Illustrated Architecture Dictionary ............... Illustrated FURNITURE Glossary
Gadroon / godroon
Also called nulling.
Architecture and Furniture:
An ornament composed chiefly of ovoid or more elongated bosses regularly repeated, side by side.
A series of elongated egg or ovoid forms in a band.
A convex rounded ornament, round at one end and tapering to a point at the other.
Used in silverwork.
It is common in Elizabethan work and Italian Renaissance work.
Some scholars suggest that gadrooning has its origins in medieval Islamic architecture, and that European architects absorbed the style after contacts with Islamic cultures.
A characteristic decoration of bulbous supports in Elizabethan style carving (as in above illustration).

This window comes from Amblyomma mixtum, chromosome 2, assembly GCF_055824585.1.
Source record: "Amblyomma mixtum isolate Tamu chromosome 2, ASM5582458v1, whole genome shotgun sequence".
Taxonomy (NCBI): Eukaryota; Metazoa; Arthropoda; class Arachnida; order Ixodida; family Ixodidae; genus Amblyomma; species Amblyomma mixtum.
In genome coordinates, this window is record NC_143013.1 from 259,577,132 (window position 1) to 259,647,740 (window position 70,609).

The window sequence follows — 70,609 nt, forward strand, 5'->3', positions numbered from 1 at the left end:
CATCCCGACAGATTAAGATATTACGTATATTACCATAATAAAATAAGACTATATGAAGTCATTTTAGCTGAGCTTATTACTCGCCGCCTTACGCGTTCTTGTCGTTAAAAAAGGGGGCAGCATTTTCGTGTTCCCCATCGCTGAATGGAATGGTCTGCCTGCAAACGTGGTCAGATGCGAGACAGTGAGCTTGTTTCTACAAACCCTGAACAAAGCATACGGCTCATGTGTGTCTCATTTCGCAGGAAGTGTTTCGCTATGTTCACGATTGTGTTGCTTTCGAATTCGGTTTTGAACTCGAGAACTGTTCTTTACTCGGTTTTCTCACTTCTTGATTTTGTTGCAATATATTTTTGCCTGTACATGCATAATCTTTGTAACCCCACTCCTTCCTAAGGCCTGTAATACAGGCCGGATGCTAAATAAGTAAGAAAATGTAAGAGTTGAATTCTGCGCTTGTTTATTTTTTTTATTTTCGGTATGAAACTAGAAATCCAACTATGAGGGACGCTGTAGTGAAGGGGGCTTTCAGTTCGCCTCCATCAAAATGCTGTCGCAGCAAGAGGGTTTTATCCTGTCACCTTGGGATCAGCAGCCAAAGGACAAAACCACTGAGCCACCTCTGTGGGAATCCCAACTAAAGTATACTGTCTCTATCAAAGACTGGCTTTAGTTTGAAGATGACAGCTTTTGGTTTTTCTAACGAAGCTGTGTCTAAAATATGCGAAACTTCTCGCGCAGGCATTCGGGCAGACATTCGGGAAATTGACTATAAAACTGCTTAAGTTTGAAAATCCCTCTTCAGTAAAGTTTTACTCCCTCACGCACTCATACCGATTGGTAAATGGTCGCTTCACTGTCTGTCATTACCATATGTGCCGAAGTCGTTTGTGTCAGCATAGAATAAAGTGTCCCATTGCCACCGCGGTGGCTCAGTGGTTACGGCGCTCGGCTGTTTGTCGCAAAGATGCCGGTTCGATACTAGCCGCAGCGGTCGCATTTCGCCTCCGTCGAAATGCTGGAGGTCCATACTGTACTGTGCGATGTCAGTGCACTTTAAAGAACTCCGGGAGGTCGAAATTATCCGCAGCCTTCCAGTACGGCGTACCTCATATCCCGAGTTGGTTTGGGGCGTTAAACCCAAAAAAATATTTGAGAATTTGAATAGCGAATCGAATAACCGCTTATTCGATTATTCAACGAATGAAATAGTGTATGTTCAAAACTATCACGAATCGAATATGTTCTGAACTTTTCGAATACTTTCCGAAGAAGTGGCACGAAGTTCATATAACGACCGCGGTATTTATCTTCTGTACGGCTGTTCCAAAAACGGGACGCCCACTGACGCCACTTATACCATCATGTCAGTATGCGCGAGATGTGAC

Chippendale used it extensively for borders and tip edges; popular on Chippendale furniture made in New York and Philadelphia.
Examples from Buffalo:
- Illustration above: Furniture: Seymour H. Knox House / Blessed Sacrament RC Church Parish Office
- Wall sconce - Barker Square Condominiums
- Wall sconce - Minot Tanner House
- Jacobean Revival mantelpiece - Lockwood House
- Furniture: Chippendale English tea table top - Kittinger Furniture Company
- Furniture: Colonial Revival (Federal) bookcase - Old Editions Book Shop and Café
- Furniture: Eastlake side chair - Private collection, Buffalo, NY
- Palais Royal, Paris, France
- Furniture: Shoe, Philadelphia Chippendale side chair - Winterthur Museum
- Furniture: Skirt, New York Chippendale side chair - Winterthur Museum